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Title: WITH MICRO-MARKETING COMES NARROWCASTING , By: Bellas, Michael C., Beverage World, 00982318, 6/15/2005, Vol. 124, Issue 6 Database: Business Source Premier Section: WORLDVIEW


Micro-marketing, as we discussed in this space last month, is surely the wave of the present, let alone the future. Beverages, as exemplified by the steady introduction of line extensions, increasingly are tailored to the personalized and individualized tastes found in smaller and smaller affinity groups. The challenge that follows that mission is finding a way to best communicate the appeal of those beverages to the right people. ONE AND ALL It's not so much about breaking through the clutter as it is searching for and finding the appropriate conduit. The proliferation of television channels has diluted the number of people any commercial can reach and consumers are as likely to record shows and zap past ads as to view them. This is an old story, but what is new is the proliferation of digital and wireless communication channels spreading the mass market even more across hundreds of narrowcast satellite and cable TV and radio channels, thousands of specialized magazines, and millions of computer terminals, video game consoles, personal digital assistants and cell phone screens. Additionally, there has been a significant increase in spending on other platforms, such as product placements on shows, sponsorships, on-site brand activation programs, viral marketing and word-of-mouth influentials. As the mass media's share of advertising is declining, we are seeing more and more beverage marketers boost spending on more tangible "narrowcast" media. Marketers need to be where the target consumers are and involved in things they value. The big beverage mass marketers increasingly will look to find their target consumers, focus on them and become relevant to them. They will still be big marketers, but no longer mass marketers. Further, with the growing importance of the new brand experiential model, marketers need to focus on the way a brand must be brought to life tangibly, where it really lives. The advertising message must be distinctive enough to hold its energy in a vast array of places: in the digital world, of course, but also in a magazine, on a T-shirt, on a beer mug, at a skate park, on a subway or blown up 10 stories high on a billboard in Times Square. You will need to be able to follow your consumer from his PDA screen to the rest of his life for those moments when he does take his eyes off it and looks around. Just as brands are becoming more pinpoint targeted, sending the marketing message to the consumer increasingly will utilize more and more newer platforms. Figuring out how to send the right message at the right time and with the right medium will be a huge challenge going forward.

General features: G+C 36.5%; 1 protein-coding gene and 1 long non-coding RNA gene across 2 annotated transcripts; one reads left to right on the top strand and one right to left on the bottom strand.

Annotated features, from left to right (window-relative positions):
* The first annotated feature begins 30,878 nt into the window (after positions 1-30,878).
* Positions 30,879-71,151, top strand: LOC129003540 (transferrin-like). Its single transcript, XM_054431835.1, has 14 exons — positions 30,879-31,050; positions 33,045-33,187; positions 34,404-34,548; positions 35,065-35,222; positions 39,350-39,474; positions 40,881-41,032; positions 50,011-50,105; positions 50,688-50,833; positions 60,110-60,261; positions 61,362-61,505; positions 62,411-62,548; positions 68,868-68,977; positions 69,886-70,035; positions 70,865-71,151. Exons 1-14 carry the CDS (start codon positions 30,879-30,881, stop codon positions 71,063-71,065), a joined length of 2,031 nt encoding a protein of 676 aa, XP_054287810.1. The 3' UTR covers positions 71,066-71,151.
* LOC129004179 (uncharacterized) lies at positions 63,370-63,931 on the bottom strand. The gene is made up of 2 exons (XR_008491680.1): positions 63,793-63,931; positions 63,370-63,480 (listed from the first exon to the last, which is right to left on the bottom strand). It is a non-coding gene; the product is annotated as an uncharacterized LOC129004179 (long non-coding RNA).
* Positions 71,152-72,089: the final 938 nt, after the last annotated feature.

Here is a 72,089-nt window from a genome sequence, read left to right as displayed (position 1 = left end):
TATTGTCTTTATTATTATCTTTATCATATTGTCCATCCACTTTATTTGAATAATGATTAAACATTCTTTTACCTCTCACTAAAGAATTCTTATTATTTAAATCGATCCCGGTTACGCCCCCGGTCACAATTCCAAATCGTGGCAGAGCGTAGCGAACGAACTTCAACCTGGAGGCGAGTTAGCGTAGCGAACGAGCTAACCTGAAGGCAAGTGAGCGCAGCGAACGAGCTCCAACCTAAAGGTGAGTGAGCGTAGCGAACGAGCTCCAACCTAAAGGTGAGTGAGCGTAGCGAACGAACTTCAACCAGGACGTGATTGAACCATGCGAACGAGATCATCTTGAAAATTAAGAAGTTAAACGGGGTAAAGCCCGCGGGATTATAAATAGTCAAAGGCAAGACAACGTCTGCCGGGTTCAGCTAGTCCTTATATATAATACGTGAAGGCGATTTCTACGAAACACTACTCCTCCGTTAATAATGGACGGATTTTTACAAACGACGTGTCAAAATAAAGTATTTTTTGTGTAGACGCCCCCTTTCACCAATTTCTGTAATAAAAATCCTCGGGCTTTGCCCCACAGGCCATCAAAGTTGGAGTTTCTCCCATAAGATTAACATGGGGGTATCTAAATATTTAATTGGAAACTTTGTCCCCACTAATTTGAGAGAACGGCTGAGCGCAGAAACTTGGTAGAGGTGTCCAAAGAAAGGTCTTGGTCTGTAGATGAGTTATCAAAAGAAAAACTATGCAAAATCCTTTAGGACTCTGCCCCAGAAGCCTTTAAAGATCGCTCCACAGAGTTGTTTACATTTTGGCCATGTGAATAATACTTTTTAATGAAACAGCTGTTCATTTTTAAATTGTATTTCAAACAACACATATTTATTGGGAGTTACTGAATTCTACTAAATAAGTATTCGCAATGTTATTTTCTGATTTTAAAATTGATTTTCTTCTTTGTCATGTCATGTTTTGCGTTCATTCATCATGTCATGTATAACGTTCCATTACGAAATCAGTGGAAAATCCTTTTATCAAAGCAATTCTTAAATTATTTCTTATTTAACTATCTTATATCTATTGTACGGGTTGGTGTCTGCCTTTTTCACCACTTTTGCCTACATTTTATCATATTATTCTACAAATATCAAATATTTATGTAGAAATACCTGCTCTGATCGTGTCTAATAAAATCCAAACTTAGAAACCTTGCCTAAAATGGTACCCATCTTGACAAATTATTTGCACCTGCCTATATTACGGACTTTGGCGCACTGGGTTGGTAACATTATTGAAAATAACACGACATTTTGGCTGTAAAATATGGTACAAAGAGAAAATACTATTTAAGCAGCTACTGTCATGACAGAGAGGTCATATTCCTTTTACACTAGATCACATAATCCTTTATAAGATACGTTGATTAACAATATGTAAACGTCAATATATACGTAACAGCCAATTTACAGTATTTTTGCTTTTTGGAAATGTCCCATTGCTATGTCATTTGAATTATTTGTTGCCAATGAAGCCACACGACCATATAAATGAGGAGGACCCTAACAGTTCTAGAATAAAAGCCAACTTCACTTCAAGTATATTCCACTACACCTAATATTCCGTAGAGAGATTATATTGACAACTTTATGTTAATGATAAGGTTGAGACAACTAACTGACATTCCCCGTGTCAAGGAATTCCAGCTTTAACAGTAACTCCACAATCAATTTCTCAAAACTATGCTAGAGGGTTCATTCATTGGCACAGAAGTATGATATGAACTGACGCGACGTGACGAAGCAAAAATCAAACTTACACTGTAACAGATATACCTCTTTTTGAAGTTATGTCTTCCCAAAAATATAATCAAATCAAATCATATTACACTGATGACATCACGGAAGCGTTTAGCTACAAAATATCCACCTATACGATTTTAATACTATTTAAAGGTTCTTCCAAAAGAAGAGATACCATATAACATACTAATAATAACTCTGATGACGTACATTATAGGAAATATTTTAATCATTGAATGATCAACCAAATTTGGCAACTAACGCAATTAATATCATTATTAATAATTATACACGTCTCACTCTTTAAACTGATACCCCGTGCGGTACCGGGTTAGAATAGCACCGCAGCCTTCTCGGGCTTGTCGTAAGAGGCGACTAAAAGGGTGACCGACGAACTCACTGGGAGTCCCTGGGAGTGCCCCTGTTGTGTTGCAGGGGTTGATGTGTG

Beverage marketers of all shapes and sizes are taking the challenge to heart. Pepsi, for example, has reintroduced Pepsi One not with traditional television, but an array of previously off-beat platforms, including on-line films, posters put up on construction sites, oversized billboards and trading cards. And Red Bull, whose success never overshadows its guerrilla roots, continues to lean to sponsorships of extreme skiing, skateboarding and motocross; and Flutog, an event in which consumers create their own flying machines and crash them into

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Lake Michigan. By pursuing what we used to think of as nontraditional avenues, Red Bull has done anything but crash. These brands and others are doing what they're doing, narrowing and pinpointing rather than expanding their marketing focus, because it's become clear that you can't go after everybody all at once. As companies start to utilize more and more narrowcasting platforms, we soon will be reaching a tipping point. A recent Wall Street Journal study predicts that the ad revenues of narrowcasting media will grow at a 13.5-percent rate annually through 2010, while the mass-media putter along at a much lower 3.5 percent. By 2010, marketers will spend more on advertising on cable ($27.5 billion) and the internet ($22.5 billion) than on network TV ($19.1 billion) or in magazines ($17.4 billion). Just as beverages figure to be tailored to the individual in the coming years, maybe even manufactured to the specifications of an individual consumer's genetic code, the ultimate goal of the micro-marketing revolution would be to have a meaningful one-to-one dialogue with each and every target consumer. The logical end point of micro-marketing is a personalized message--and product--for each consumer.

By Michael C. Bellas Michael C. Bellas is chairman and CEO of Beverage Marketing Corporation (New York, NY, USA) Tel: +1 212/688-7640. Fax +1 212/826-1255. E-mail: bevninfo@bmcny.com. www.beveragemarketing.com

Copyright of Beverage World is the property of Ideal Media, LLC. The copyright in an individual article may be maintained by the author in certain cases. Content may not be copied or emailed to multiple sites or posted to a listserv without the copyright holder's express written permission. However, users may print, download, or email articles for individual use. Source: Beverage World, 6/15/2005, Vol. 124 Issue 6, p22, 1p Item: 17503655

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